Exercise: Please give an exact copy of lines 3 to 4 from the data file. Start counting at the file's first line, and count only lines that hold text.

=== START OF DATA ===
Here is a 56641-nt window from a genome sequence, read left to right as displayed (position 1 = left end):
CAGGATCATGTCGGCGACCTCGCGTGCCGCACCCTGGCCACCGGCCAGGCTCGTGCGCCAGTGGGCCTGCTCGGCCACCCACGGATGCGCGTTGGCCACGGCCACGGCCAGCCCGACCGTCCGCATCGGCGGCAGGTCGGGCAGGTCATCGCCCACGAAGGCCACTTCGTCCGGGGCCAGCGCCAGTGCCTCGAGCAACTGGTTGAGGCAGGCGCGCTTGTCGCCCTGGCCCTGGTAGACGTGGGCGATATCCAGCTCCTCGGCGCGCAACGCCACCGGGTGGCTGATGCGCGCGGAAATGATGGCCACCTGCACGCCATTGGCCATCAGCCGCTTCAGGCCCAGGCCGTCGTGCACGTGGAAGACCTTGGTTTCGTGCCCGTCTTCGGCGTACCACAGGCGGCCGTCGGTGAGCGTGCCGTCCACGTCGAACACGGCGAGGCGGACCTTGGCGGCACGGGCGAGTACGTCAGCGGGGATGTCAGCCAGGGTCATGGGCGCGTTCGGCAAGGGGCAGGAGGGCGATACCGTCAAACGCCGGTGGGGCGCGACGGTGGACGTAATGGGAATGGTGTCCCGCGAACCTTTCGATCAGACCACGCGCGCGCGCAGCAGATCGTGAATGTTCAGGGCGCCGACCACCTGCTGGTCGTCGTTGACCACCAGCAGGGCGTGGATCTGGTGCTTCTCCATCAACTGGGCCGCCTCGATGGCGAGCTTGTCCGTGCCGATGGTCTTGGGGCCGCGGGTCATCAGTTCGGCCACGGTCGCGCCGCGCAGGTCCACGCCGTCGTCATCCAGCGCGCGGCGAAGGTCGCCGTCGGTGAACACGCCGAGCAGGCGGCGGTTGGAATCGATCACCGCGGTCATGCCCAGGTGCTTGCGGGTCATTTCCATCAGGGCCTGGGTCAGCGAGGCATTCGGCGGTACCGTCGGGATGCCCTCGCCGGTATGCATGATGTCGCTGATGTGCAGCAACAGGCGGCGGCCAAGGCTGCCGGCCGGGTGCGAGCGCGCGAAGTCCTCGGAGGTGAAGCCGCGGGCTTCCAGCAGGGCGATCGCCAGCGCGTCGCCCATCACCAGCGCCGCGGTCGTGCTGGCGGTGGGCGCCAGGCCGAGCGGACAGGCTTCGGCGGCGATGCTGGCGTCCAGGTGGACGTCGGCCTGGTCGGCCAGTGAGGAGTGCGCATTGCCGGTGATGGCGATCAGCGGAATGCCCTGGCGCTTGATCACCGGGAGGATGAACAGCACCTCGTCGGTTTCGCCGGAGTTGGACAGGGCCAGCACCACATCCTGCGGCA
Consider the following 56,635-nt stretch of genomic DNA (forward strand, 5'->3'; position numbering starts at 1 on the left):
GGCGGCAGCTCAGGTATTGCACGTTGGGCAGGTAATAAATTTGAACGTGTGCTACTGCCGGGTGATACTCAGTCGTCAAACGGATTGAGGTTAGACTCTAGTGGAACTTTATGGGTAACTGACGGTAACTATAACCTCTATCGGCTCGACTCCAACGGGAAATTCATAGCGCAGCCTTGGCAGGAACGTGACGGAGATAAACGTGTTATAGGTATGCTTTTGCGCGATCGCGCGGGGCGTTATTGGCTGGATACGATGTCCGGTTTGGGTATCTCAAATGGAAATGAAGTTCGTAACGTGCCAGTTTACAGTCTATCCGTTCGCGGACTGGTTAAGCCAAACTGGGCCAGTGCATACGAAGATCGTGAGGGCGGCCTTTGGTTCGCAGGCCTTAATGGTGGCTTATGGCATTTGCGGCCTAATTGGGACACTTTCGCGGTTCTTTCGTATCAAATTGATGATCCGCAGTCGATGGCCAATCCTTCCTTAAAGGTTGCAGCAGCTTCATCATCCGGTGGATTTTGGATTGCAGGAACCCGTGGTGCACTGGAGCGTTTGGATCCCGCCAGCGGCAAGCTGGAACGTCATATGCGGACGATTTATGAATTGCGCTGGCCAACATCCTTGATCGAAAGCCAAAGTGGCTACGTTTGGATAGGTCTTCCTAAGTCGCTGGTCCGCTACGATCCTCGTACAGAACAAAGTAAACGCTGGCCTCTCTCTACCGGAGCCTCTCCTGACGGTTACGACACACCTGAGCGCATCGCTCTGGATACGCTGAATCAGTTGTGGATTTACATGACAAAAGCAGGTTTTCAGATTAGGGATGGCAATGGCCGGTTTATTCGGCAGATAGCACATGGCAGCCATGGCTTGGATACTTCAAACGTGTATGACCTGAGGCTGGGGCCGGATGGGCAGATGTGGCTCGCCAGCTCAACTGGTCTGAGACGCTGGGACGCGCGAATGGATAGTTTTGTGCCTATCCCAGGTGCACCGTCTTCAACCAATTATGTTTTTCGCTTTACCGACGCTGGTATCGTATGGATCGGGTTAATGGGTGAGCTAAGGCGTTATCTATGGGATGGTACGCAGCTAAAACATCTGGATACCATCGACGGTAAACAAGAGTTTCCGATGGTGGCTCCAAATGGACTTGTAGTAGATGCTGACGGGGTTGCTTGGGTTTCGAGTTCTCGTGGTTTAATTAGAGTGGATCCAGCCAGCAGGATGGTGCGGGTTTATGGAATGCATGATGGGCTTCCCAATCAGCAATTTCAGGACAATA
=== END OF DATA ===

Consider the following 56,635-nt stretch of genomic DNA (forward strand, 5'->3'; position numbering starts at 1 on the left):
GGCGGCAGCTCAGGTATTGCACGTTGGGCAGGTAATAAATTTGAACGTGTGCTACTGCCGGGTGATACTCAGTCGTCAAACGGATTGAGGTTAGACTCTAGTGGAACTTTATGGGTAACTGACGGTAACTATAACCTCTATCGGCTCGACTCCAACGGGAAATTCATAGCGCAGCCTTGGCAGGAACGTGACGGAGATAAACGTGTTATAGGTATGCTTTTGCGCGATCGCGCGGGGCGTTATTGGCTGGATACGATGTCCGGTTTGGGTATCTCAAATGGAAATGAAGTTCGTAACGTGCCAGTTTACAGTCTATCCGTTCGCGGACTGGTTAAGCCAAACTGGGCCAGTGCATACGAAGATCGTGAGGGCGGCCTTTGGTTCGCAGGCCTTAATGGTGGCTTATGGCATTTGCGGCCTAATTGGGACACTTTCGCGGTTCTTTCGTATCAAATTGATGATCCGCAGTCGATGGCCAATCCTTCCTTAAAGGTTGCAGCAGCTTCATCATCCGGTGGATTTTGGATTGCAGGAACCCGTGGTGCACTGGAGCGTTTGGATCCCGCCAGCGGCAAGCTGGAACGTCATATGCGGACGATTTATGAATTGCGCTGGCCAACATCCTTGATCGAAAGCCAAAGTGGCTACGTTTGGATAGGTCTTCCTAAGTCGCTGGTCCGCTACGATCCTCGTACAGAACAAAGTAAACGCTGGCCTCTCTCTACCGGAGCCTCTCCTGACGGTTACGACACACCTGAGCGCATCGCTCTGGATACGCTGAATCAGTTGTGGATTTACATGACAAAAGCAGGTTTTCAGATTAGGGATGGCAATGGCCGGTTTATTCGGCAGATAGCACATGGCAGCCATGGCTTGGATACTTCAAACGTGTATGACCTGAGGCTGGGGCCGGATGGGCAGATGTGGCTCGCCAGCTCAACTGGTCTGAGACGCTGGGACGCGCGAATGGATAGTTTTGTGCCTATCCCAGGTGCACCGTCTTCAACCAATTATGTTTTTCGCTTTACCGACGCTGGTATCGTATGGATCGGGTTAATGGGTGAGCTAAGGCGTTATCTATGGGATGGTACGCAGCTAAAACATCTGGATACCATCGACGGTAAACAAGAGTTTCCGATGGTGGCTCCAAATGGACTTGTAGTAGATGCTGACGGGGTTGCTTGGGTTTCGAGTTCTCGTGGTTTAATTAGAGTGGATCCAGCCAGCAGGATGGTGCGGGTTTATGGAATGCATGATGGGCTTCCCAATCAGCAATTTCAGGACAATA